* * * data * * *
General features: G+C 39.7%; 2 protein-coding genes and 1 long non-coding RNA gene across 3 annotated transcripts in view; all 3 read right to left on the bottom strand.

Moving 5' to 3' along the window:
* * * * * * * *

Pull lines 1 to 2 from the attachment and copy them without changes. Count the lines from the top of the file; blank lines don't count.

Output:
General features: G+C 39.7%; 2 protein-coding genes and 1 long non-coding RNA gene across 3 annotated transcripts in view; all 3 read right to left on the bottom strand.

Moving 5' to 3' along the window: